I wanted to write. More than that, I needed to write. If it was dark and gloomy, morose and macabre, if it was fucking death, I needed to write it. Someone told me once, “Everybody has a story to tell.” I was of the opinion that everything had a story to tell, whether it was road kill, or a bottle of sleeping pills. I needed to tell their story as I knew no one would do for me.
My mind itched with the need for something morbid to scratch it. I glanced out the window and watched a blonde with a tight body walk by. She didn’t just walk, she paraded, knowing that whether it was a room full of people, or it was just myself, someone was always watching her strut, because with a girl like that, someone was always watching. The sound of regret rang in my ears with the click of every footfall receding into the distance. She had walked into and out of my life like so many others. That was sad, but not the fix I needed.
I looked around the room full of people. The pretentious and the poor swam together in a medley of superimposed stares. After twenty-six years of experience, the only thought worth taking to the bank, the only one that needed to be remembered was that the difference between the pretentious and the poor was nothing, because they both sought something.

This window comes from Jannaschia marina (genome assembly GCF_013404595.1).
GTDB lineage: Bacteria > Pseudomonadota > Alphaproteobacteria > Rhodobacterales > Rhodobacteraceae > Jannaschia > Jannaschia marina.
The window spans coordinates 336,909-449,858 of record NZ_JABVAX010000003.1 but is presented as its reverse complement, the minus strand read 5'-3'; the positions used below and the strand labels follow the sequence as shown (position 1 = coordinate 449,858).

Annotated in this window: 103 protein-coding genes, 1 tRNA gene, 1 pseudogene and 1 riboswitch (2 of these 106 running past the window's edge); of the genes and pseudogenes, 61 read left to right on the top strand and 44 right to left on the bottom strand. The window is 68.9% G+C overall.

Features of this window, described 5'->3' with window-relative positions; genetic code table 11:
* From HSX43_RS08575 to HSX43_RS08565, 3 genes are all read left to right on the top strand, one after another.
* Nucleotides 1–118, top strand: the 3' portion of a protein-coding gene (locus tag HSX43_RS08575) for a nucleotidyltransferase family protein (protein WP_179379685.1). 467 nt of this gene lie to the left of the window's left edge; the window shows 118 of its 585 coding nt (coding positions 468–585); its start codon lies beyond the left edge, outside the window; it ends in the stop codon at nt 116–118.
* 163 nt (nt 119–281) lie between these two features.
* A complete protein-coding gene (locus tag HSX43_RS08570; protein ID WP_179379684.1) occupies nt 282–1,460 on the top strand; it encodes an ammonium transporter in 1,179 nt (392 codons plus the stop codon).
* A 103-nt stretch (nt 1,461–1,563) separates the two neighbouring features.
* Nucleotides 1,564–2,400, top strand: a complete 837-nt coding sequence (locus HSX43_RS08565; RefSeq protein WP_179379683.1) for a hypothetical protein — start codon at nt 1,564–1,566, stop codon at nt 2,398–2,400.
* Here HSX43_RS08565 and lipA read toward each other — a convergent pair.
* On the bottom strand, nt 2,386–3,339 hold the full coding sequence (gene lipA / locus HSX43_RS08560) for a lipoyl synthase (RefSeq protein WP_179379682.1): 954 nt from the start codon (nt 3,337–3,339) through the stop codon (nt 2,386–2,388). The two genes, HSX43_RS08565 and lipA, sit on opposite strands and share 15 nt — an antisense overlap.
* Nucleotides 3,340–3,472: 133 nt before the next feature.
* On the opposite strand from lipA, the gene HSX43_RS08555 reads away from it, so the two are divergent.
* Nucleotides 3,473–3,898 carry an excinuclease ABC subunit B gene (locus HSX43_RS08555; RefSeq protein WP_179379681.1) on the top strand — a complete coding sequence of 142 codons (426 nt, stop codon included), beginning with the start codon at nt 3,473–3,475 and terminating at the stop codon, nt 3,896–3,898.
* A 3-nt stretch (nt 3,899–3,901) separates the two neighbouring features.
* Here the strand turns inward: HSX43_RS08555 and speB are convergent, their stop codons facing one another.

Whether it was the old man with the Oliver People’s glass and Italian knit sweater, or the brunette with tattered jeans and a notebook, they both fell painfully into the category of human.
Now that is morbid, I thought, inhaling my cigarette like it was just another conduit between life and loss. I felt alive with my smokes. I felt important and artistic, and everything I wanted to be with my smokes. But I also thought of my grandmother with every burning drag, bedridden and sickly, bald and eventually dead. “No Ying without Yang, life without death, smoking without cancer,” I said to no one in particular, exhaling a little more life to make room for the inevitable death. I wanted to cry and drown myself along with everyone around me in my tears. And I smiled, holding the empty carton in one hand, and my pen in the other. I’d found my fix and could begin writing.
Sunday night writing.